frieze new york 2014
In December 1993, a young artist opened a solo show at the year-old David Zwirner Gallery in Soho. There were offset prints, sculptures of books, a piece involving a mirror and, in the back room, a photograph of the artist’s apartment on 97th Street.
“It’s so dreary at art fairs talking about art fairs and collections. You know what I mean?” said Tom Eccles, the executive director of the Center for Curatorial Studies at Bard College, who co-organized this year’s program of Frieze Talks. “It’s normally sort of very self-congratulatory, it’s the usual subjects.”
He was standing outside the Randall’s Island tent on Friday, stealing a quick cigarette, after the most-talked-about talk on his roster wrapped up: Pussy Riot cofounders in conversation with New Yorker editor David Remnick.
“Just once, I’d like to go to a gala that goes completely wrong, where things catch on fire,” said Massimiliano Gioni, associate director of the New Museum. He was chatting with curator Cecilia Alemani, his wife, and Tom Eccles, the executive director of the Center for Curatorial Studies at Bard College, about the New Museum’s Read More
Lanky Martin Creed was standing on the first floor of Hauser & Wirth gallery on the Upper East Side, dressed in lightly paint-splattered, black pants that rose up just above the ankles and an ever-so-slightly mismatched navy shirt, his frizzy gray hair pulled into a ponytail and his face covered by glasses so large they looked like protective eyewear. He was laughing enormously about—something. With apologies to our brothers and sisters across the pond, his giggles were punctuated with bursts of indecipherable Scottish twang, made all the more difficult to discern by the presence of his parents, making use of their own heavy slurs. This was somehow appropriate, though, because “what is he trying to say” is a frequent starting point for the uninitiated in conversations about Mr. Creed.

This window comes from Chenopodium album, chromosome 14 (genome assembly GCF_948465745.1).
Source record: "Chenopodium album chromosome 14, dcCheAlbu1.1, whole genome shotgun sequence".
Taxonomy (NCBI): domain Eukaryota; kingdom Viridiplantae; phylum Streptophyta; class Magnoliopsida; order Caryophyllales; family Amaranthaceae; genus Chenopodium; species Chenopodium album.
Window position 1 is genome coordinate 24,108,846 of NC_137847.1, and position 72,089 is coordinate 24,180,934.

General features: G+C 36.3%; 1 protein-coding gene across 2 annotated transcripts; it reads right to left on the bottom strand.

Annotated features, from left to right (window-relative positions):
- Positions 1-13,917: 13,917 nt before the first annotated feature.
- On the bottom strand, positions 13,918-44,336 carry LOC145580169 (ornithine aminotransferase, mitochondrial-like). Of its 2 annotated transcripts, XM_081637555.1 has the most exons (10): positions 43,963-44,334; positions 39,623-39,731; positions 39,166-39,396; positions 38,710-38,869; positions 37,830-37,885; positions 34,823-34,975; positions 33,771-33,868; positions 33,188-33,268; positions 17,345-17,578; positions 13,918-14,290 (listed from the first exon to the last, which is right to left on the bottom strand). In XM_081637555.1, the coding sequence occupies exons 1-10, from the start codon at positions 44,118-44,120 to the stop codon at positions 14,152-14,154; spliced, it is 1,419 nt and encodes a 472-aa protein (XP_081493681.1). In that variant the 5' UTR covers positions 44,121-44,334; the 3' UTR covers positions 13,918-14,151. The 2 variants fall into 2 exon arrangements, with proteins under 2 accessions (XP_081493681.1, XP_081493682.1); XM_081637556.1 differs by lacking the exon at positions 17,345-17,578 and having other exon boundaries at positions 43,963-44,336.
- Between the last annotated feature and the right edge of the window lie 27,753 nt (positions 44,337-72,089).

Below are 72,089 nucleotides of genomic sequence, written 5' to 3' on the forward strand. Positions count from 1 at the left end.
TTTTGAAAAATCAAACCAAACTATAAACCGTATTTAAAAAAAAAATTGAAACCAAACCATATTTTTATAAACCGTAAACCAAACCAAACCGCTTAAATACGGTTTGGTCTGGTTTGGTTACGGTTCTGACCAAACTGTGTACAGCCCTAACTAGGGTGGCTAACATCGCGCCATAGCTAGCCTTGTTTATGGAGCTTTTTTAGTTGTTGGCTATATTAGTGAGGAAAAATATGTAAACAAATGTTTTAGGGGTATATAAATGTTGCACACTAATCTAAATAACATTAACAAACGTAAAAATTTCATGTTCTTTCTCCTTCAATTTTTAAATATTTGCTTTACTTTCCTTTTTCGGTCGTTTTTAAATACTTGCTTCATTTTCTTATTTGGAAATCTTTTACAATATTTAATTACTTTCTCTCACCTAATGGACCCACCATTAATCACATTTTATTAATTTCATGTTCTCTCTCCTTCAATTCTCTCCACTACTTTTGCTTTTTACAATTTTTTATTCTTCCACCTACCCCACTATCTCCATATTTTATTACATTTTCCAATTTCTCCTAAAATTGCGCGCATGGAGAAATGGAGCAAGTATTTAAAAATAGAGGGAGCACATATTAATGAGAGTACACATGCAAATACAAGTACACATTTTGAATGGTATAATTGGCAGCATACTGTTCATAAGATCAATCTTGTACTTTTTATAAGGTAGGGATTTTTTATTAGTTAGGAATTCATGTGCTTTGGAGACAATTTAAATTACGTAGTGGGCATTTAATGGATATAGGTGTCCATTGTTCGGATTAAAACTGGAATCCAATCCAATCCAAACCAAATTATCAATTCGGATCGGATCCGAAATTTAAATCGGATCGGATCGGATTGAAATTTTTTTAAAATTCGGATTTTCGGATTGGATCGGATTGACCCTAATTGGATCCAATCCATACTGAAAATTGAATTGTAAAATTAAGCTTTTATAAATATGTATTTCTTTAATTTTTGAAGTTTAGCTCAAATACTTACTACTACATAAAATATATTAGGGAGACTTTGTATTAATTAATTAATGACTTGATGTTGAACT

Frieze New York 2013
“At Bard,” Tom Eccles announced to his dinner guests on Friday night, “you can think.” The executive director of the college’s Center for Curatorial Studies had preceded this by referring to the college’s Annandale-on-Hudson campus being far–around two hours by car—from the “hothouse” of New York, but the folks who’d come up for the opening Read More
Any lingering storm clouds hanging over yesterday’s VIP preview of Frieze New York were thoroughly blasted away by 4 p.m., when bright sunlight glinted off Paul McCarthy’s Balloon Dog (2013), an 80-foot, cherry-colored sculpture created especially for the fair. “Paul has sexualized the dog,” said the rakish Tom Eccles, former Public Art Fund director and this year’s Sculpture Park curator, as he led a few card-carrying VIPs up to the gigantic piece. Mr. Eccles pointed to the anatomically suggestive shapes of the Koons-esque animal, though they didn’t need much identification. Now executive director of the Center for Curatorial Studies at Bard, Mr. Eccles briefly discussed his curatorial work on Mr. McCarthy’s upcoming installation at the Park Avenue Armory. He described “WS,” which stands for “White Snow” and opens June 19, as a “gory, horrifying tale of Paul McCarthy as Disney, as Hitler, in love with Snow White.” (Spoiler alert: Mr. McCarthy is eventually destroyed by the seven dwarves, but not before he engages in “a sexual frenzy” with them and Snow White.)
Look at This!
The next time you have 10 minutes to spare, read this 2007 conversation between Tom Eccles, the former director of the Public Art Fund, and the late Franz West, who died today at the age of 65. It’s a beauty.
West discusses growing up in Austria immediately after World War II, his dentist mother (“There was always a lot of screaming and blood”) and various series he’s produced over the years.
In a summer of sprawling group shows that range from the gutsy to the foreboding, it’s a fine change of pace to come across “Painting in Space” at Luhring Augustine, which contains a relatively succinct collection of (predominantly strong) works in a variety of mediums by 25 firmly established artist.
Frieze New York
ArtPrize, the annual art competition in Grand Rapids, Mich., which awards artists sizable financial awards based on public voting and the verdicts of experts, will have a star-studded cast of jurors in its 2012 edition, which is the fourth iteration of the project.
Today, the organizers of the first ever Frieze New York fair announced the selections for the art fair’s sculpture park, located just two minutes from the tent where the fair will be held.